His hope is that people purchasing books will nip downstairs and have a read in his café, which probably explains why there is no till in the bookshop. You need to walk along a counter of cakes and sandwiches to purchase it at the only till. Equally customers are encouraged to bring books down and read while drinking, using the bookshop as a kind of library. Any left on the table are simply returned back upstairs when he has a minute.
It’s because the café takes prominence in his business model that he’s not bothered about selling any of his books online. He explains that it would take too long to stock and he’d have to close down the bookshop for a couple of weeks to catalogue them all. He’s more interested in the physical space of the building and so has recently built a play area to the back of the café, to give parents a break over a cuppa.
Dan seems happy as long as things are ticking over and the bills are being paid, high profit margins aren’t his ulterior motive. It’s no wonder the business appears to be doing well. ‘My philosophy is you can’t know everything. What I know is cafés. There’s probably some real gems of books up there but we don’t have the time to find them. Dealers come in and find specific stuff which will make them some money. But I don’t care about that. They keep coming back because I charge a fair price. It’s a food chain and we’re happy with what we get. And if a book is priced too high then people just ask me to knock a bit off and I do. I’m really not that bothered.’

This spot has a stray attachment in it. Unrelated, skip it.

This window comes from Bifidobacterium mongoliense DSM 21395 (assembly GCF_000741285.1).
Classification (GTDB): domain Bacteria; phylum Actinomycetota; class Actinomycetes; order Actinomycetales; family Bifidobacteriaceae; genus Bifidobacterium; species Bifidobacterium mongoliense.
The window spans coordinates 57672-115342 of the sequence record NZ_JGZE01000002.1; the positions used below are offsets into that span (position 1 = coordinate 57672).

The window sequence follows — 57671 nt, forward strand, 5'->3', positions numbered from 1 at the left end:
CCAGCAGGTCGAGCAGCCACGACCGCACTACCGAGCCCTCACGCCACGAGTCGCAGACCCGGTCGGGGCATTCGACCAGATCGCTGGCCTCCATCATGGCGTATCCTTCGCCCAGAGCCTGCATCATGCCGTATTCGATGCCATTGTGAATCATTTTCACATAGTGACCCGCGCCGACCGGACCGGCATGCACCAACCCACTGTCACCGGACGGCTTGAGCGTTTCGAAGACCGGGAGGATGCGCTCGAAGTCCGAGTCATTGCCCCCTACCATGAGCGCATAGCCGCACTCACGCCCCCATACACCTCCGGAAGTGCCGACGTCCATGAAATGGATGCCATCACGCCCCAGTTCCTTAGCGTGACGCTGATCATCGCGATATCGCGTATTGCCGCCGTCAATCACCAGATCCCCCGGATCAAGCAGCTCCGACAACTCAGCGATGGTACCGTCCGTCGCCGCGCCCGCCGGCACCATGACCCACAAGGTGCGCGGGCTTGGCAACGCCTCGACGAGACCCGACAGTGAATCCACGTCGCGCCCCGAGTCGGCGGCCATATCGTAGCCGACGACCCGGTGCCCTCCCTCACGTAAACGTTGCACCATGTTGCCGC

However when a book comes in that’s a bit specialist and is worth the effort then he’s happy to sell it on eBay or Amazon. As he’s not much of a reader, this is where the expertise of Paul Spackman is required. Paul is a part-time author who has worked at the bookshop for 21 years. He was such a regular visitor, both for research and pleasure, that Dan offered him a job, pointing out ‘you might as well work here’.
He takes me around the upstairs bookshop which is an absolute labyrinth of snaking trenches of books covering every niche and genre imaginable. I’m in Women’s Studies for one moment before spinning around and discovering a section on industry. There’s books by and about DH Lawrence. Some of the spines are battered, others look like they’ve just been born. I find one of Graham Joyce’s many award winning novels and some maps of the local area.